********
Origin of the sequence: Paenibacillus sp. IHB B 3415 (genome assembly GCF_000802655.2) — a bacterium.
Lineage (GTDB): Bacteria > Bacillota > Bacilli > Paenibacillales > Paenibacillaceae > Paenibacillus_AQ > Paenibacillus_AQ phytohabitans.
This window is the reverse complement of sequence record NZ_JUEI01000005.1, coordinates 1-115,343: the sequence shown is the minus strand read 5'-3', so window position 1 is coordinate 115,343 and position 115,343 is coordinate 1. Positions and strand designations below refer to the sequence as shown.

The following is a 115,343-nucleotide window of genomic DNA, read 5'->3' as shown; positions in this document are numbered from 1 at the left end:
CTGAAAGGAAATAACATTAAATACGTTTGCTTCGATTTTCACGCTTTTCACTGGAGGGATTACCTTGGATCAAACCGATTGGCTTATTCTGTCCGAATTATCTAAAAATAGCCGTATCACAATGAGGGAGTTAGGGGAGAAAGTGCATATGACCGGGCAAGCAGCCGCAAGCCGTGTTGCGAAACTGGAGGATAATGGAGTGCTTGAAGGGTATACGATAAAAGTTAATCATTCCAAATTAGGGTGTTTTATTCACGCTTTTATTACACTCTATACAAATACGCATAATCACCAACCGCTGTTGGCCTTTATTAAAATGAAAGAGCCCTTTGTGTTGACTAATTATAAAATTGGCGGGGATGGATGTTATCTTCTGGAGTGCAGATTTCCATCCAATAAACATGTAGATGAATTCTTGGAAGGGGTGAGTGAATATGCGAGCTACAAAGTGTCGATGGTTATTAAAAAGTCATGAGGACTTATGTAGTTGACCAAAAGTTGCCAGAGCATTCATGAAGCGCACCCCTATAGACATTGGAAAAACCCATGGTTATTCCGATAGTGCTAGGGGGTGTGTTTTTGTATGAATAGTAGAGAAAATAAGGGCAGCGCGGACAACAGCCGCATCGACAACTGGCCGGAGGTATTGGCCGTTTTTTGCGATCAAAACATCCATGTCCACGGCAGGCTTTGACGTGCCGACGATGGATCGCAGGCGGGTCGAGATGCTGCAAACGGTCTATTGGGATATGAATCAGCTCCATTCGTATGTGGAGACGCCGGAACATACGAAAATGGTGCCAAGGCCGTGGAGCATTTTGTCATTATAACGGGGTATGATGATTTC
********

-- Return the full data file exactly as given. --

Origin of the sequence: Paenibacillus sp. IHB B 3415 (genome assembly GCF_000802655.2) — a bacterium.
Lineage (GTDB): Bacteria > Bacillota > Bacilli > Paenibacillales > Paenibacillaceae > Paenibacillus_AQ > Paenibacillus_AQ phytohabitans.
This window is the reverse complement of sequence record NZ_JUEI01000005.1, coordinates 1-115,343: the sequence shown is the minus strand read 5'-3', so window position 1 is coordinate 115,343 and position 115,343 is coordinate 1. Positions and strand designations below refer to the sequence as shown.

The following is a 115,343-nucleotide window of genomic DNA, read 5'->3' as shown; positions in this document are numbered from 1 at the left end:
CTGAAAGGAAATAACATTAAATACGTTTGCTTCGATTTTCACGCTTTTCACTGGAGGGATTACCTTGGATCAAACCGATTGGCTTATTCTGTCCGAATTATCTAAAAATAGCCGTATCACAATGAGGGAGTTAGGGGAGAAAGTGCATATGACCGGGCAAGCAGCCGCAAGCCGTGTTGCGAAACTGGAGGATAATGGAGTGCTTGAAGGGTATACGATAAAAGTTAATCATTCCAAATTAGGGTGTTTTATTCACGCTTTTATTACACTCTATACAAATACGCATAATCACCAACCGCTGTTGGCCTTTATTAAAATGAAAGAGCCCTTTGTGTTGACTAATTATAAAATTGGCGGGGATGGATGTTATCTTCTGGAGTGCAGATTTCCATCCAATAAACATGTAGATGAATTCTTGGAAGGGGTGAGTGAATATGCGAGCTACAAAGTGTCGATGGTTATTAAAAAGTCATGAGGACTTATGTAGTTGACCAAAAGTTGCCAGAGCATTCATGAAGCGCACCCCTATAGACATTGGAAAAACCCATGGTTATTCCGATAGTGCTAGGGGGTGTGTTTTTGTATGAATAGTAGAGAAAATAAGGGCAGCGCGGACAACAGCCGCATCGACAACTGGCCGGAGGTATTGGCCGTTTTTTGCGATCAAAACATCCATGTCCACGGCAGGCTTTGACGTGCCGACGATGGATCGCAGGCGGGTCGAGATGCTGCAAACGGTCTATTGGGATATGAATCAGCTCCATTCGTATGTGGAGACGCCGGAACATACGAAAATGGTGCCAAGGCCGTGGAGCATTTTGTCATTATAACGGGGTATGATGATTTC